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Capital Bank’s funding plan under threat

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SHAREHOLDER squabbles between the National Social Security Authority (Nssa) and the former Renaissance Merchant Bank (RMB) executive chairman Patterson Timba could scupper the Capital Bank Ltd’s recapitalisation plan, amid indications the bank now wants to downgrade its merchant banking licence to that of a micro-banking institution.

Sources told businessdigest this week Capital Bank (formerly RMB) shareholders were concerned by the combative approach of Renaissance Financial Holdings Ltd (RFHL), led by Timba, who own a 13% equity stake in Capital, with the remainder held by Nssa.

The sources said Nssa had found working with Timba and his associates problematic as it emerged that RFHL was still fighting to repossess the bank that it sold to the social security authority.

Timba, sources said, felt he was stampeded by Nssa into selling RMB, in which he, together with partners Dunmore Kundishora and Clementine Sibve had a controlling stake.

According to sources, Timba had written several letters to government departments complaining about how the deal was structured by Nssa to muscle him out, a move the main shareholder finds hostile.

When reached for comment, Capital Bank CEO Lawrence Tamayi denied the bank would surrender its merchant bank licence.

“That is not correct. We have not had that communication at board level, neither have we had that kind of communication with the regulator. You can verify that directly with the regulator,” said Tamayi.

“We are going to have an AGM on the 10th of October. It will give a definitive position in terms of the capitalisation of the bank and the way forward.”

However, sources said the Capital Bank board had decided to go for a low capital licence in the form of a micro finance bank.
The Reserve Bank of Zimbabwe in July last year raised minimum capital requirements for commercial and merchant banks to US$100 million from US$12,5 million and US$10 million, respectively.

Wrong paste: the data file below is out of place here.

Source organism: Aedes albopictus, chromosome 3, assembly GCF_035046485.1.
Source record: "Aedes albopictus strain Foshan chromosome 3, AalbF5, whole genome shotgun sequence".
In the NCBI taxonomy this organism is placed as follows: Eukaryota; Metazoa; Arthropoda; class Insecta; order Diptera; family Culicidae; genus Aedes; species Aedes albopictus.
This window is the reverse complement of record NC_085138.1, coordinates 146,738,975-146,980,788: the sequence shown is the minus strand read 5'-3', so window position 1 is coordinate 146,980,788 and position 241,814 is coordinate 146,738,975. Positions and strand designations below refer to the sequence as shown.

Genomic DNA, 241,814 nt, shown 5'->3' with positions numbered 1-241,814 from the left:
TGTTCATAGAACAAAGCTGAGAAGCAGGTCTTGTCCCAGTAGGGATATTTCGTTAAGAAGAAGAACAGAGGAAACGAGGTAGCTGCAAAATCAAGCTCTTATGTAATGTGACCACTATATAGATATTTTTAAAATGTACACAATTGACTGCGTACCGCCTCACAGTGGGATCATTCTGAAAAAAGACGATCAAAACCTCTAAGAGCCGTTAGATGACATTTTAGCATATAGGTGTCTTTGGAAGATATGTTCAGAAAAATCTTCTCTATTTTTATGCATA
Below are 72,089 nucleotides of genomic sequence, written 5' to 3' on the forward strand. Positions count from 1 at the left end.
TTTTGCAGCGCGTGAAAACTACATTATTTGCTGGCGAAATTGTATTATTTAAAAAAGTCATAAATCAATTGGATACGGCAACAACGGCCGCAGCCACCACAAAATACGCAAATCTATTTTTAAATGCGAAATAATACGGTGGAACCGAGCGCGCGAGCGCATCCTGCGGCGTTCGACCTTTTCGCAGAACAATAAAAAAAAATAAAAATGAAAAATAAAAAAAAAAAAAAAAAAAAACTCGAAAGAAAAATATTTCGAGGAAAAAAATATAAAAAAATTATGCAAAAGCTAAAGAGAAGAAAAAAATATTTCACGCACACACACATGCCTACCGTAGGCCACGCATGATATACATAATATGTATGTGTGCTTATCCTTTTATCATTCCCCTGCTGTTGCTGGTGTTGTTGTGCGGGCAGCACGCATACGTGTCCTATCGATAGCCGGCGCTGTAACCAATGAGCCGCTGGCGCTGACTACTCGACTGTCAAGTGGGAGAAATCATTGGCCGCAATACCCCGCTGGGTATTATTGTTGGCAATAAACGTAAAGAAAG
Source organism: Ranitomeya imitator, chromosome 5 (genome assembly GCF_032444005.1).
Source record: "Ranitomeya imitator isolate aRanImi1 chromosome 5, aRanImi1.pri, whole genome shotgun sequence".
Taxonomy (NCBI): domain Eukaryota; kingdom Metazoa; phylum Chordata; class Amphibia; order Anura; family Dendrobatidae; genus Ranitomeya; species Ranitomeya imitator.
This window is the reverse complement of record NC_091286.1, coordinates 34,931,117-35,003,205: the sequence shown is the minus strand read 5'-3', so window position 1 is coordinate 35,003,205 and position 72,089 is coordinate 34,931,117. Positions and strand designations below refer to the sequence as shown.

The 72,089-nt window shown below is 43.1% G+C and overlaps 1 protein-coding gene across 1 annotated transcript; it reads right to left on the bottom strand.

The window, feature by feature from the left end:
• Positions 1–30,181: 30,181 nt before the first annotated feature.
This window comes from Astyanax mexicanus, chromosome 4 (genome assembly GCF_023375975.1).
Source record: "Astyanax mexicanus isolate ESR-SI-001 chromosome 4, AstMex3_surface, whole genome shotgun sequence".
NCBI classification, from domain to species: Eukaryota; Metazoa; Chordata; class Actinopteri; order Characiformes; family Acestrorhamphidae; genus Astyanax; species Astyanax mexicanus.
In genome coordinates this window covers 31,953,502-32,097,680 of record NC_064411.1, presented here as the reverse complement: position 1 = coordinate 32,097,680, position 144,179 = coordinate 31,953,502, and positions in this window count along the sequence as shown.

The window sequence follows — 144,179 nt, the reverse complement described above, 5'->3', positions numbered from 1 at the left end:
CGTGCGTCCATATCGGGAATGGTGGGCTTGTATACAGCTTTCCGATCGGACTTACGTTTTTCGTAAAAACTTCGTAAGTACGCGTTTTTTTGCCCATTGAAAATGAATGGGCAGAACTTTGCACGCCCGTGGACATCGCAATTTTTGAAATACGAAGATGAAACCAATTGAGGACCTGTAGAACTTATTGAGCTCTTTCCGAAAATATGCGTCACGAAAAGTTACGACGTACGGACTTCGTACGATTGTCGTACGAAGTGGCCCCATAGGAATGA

The central bank said the move would minimise systemic risks in the fragile financial services sector after the collapse of Genesis and Interfin banks.

Should the central bank grant Capital Bank a micro-banking licence, the financial institution is going to target low-end customers and provide financing for housing schemes, the sources said.
“They have a plan to embark on micro-housing schemes for the low-end market,” one source said.

The source added that while Capital Bank would largely become a micro bank, it would benefit from Nssa’s deep pockets in providing housing facilities that benefit low-end clientele and other workers.

Nssa, Renaissance Financial Holdings Limited, RMB and Econet signed an agreement two years ago that saw the social security fund emerging with an 84% stake in RMB, now Capital Bank. The deal involved a combination of cash and conversion of debt into equity.

RMB was a merchant bank formerly owned by Timba, Dunmore Kundishora and Clementine Sibve.

Nssa acquired Econet Wireless Zimbabwe’s 19,7% stake in the insurance giant Afre (then owned by RMB) last year and already held more than 32% through RMB.

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